How to Make Self-Raising Flour

Discover the secret to making your own self-raising flour at home with Dr. Oetker. Experience the joy of baking beautiful fluffy pancakes, cakes and more!

Self-raising flour is a common ingredient used in baking. You’ll see it appear on countless baking recipes including cakes, scones, pancakes, biscuits and more. Plus, it’s super easy and quick to make at home too. 

Let’s look at what it is and how you can make your own. We’ll cover the equipment you need to make self-raising flour, how to store it and answer any questions you may have.

What is Self-Raising Flour?

Self-raising flour is simply a blend of plain flour and baking powder. It’s used so regularly in baking as it contains raising agents that allow your bakes to rise. You can buy self-raising flour, but it’s easy to make your own. It’s also a good option for vegan baking too, as the baking powder acts as the raising agent instead of eggs.


• 150g plain flour 
• 1.5 tsp baking powder

Equipment needed

• Measuring spoons 
• Weighing scales 
• Mixing bowl 
• Fine sieve

Making Self-Raising Flour at Home

Follow these simple steps to make self-raising flour at home.

Measure Out Your Ingredients

You’ll find lots of recipes suggesting different amounts of baking powder and plain flour. So, how much baking powder should be added to make self-raising flour?

In our baking we always use 1.5tsp baking powder to 150g of plain flour, which works every time. It’s important to level the ingredients correctly. Read our guide How to Measure Baking Ingredients Correctly to help. 

Combine the Baking Powder with the Plain Flour

Use the fine sieve to sift the baking powder and the plain flour together, as this allows the ingredients to be distributed evenly. Your self-raising flour is now ready to be used in your chosen recipe.

How to Store Self-Raising Flour
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Once you’ve made your self-raising flour, store it in an airtight container and keep for up to eight weeks. After this time, the baking powder absorbs moisture from the air, which reacts with other ingredients in the flour affecting its ability to rise.

Frequently Asked Questions about How to Make Self-Raising Flour

Can I use self-raising flour for pancakes? 
Of course! Some people actually prefer to use self-raising flour in their pancakes because the added baking powder results in a lighter, fluffier pancake. Try out our American Pancake Stack recipe and top your stack with some delicious blueberries and a drizzle of maple syrup.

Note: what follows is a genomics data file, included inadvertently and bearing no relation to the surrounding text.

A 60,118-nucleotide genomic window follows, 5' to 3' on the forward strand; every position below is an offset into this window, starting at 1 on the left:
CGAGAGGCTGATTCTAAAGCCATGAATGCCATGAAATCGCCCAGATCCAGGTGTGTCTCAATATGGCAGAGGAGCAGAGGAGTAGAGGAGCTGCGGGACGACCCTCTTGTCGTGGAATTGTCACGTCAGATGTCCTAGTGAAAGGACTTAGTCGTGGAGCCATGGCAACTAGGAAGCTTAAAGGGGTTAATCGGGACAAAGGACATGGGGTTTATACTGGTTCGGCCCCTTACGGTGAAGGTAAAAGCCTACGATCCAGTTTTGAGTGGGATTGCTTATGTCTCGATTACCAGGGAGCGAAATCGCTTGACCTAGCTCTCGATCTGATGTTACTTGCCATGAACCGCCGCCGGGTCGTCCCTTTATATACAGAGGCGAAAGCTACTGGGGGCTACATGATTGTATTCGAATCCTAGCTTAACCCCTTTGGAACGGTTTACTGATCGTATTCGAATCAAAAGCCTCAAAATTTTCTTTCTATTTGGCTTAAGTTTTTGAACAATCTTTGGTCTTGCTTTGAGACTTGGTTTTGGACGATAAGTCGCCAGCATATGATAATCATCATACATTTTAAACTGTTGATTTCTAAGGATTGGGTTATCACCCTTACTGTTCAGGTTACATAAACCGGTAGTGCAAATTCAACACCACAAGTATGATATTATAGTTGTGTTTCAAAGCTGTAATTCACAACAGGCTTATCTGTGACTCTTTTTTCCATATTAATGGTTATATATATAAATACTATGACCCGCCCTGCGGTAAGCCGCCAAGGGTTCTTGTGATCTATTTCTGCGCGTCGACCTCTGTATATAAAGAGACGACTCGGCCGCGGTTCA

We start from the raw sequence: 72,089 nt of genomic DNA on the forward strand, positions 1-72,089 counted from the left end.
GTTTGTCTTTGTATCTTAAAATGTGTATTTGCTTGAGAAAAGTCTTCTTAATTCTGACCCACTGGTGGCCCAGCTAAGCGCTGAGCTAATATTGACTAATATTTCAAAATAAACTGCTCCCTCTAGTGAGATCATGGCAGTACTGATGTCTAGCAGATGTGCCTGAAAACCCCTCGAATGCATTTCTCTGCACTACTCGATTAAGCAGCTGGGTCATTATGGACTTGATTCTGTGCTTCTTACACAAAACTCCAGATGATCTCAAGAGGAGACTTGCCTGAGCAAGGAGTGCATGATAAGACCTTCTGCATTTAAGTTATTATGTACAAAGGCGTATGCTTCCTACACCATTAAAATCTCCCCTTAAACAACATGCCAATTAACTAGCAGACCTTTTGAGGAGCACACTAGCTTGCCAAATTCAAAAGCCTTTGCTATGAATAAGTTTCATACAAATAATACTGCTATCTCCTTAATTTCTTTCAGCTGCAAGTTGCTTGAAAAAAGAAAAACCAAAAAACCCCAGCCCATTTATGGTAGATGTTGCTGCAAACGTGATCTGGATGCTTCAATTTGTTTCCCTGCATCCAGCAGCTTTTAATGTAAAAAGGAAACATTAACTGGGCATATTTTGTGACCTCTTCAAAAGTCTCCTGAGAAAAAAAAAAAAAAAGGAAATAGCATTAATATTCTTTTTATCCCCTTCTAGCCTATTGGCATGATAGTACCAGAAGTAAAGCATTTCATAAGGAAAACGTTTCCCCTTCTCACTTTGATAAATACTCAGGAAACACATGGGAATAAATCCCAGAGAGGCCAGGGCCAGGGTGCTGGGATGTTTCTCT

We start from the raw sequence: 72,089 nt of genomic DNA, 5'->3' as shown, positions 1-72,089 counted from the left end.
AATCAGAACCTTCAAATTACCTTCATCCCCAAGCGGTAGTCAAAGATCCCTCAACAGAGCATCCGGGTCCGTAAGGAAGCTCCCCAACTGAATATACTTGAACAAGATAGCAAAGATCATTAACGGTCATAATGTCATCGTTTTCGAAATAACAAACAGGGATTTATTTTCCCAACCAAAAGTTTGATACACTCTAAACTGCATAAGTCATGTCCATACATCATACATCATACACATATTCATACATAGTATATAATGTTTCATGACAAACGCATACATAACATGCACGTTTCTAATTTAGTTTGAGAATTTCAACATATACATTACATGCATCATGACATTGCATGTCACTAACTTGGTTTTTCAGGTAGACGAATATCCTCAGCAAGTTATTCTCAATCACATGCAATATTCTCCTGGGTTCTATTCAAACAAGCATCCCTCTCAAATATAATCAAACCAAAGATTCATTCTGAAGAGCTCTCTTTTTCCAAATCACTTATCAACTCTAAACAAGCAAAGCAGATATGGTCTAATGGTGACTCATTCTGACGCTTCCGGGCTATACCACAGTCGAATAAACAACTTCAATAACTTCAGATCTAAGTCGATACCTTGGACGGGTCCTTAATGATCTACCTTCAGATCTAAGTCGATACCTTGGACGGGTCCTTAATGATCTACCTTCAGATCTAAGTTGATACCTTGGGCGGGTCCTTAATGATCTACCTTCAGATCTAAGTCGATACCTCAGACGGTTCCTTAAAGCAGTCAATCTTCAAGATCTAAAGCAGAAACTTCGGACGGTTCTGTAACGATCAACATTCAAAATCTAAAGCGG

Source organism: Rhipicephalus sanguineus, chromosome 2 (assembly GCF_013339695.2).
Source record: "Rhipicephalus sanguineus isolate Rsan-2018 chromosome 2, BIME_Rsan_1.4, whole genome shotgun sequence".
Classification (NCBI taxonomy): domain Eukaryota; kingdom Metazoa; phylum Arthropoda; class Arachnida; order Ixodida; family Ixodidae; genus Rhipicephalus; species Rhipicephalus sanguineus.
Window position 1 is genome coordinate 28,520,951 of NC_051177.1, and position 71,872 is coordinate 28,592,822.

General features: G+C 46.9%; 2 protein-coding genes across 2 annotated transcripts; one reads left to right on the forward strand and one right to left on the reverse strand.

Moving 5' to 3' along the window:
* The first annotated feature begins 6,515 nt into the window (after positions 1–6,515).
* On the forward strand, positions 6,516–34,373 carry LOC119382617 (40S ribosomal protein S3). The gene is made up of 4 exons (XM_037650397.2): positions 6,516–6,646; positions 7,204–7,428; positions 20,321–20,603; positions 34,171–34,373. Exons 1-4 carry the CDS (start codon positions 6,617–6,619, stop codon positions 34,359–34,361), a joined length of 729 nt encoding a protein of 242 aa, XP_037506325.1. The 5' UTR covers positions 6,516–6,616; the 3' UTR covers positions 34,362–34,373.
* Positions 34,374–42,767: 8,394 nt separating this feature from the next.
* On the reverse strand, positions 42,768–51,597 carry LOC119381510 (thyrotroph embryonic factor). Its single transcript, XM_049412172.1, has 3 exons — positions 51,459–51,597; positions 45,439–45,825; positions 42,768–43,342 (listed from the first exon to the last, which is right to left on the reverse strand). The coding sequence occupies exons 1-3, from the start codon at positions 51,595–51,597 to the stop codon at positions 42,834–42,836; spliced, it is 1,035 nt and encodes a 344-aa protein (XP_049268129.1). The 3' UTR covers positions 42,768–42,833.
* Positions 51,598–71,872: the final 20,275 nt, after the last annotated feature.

What’s the difference between self-raising flour in the UK and self-rising flour in the US? 
The difference between self-raising flour in the UK and the US, is that in the States it often has a lower amount of baking powder and contains added salt. If a recipe specifies either one, it’s best to use homemade self-raising flour.
Can I make gluten-free self raising flour? 
Yes, the recipe is very similar apart from the ratio of flour to baking powder would be larger. So for 150g of gluten-free plain flour, you would need 3tsp of gluten-free baking powder. Simply combine these ingredients together into a bowl using a sieve in the same way as above.
Can I use self-raising flour for Yorkshire puddings? 
It may seem a good idea to use self-raising flour to give more height to your Yorkshire puddings but it doesn’t work this way.  This is because the heating of the oil creates the steam, which allows the Yorkshire puddings to rise. If you add a raising agent in as well they would have the opposite effect, and the pudding could collapse. And no one wants a flat Yorkie!
Is all purpose flour plain or self-raising?
You may have seen the ingredient all purpose flour in some recipes and wondered what it is. These recipes are usually American – all purpose flour is simply the American equivalent of plain flour, and so it isn’t self-raising. 

Now you know how easy and quick it is to make your own self-raising flour, why not have a go at home and use it in your next recipe? Not only does it save money as there’s no need to buy two different types of flour, but it will also save space in your cupboard.
And to help with your other bakes at home, check out some of our helpful baking tips and tricks, including how to ice a cake and what to do with leftover egg yolks. Happy baking! 

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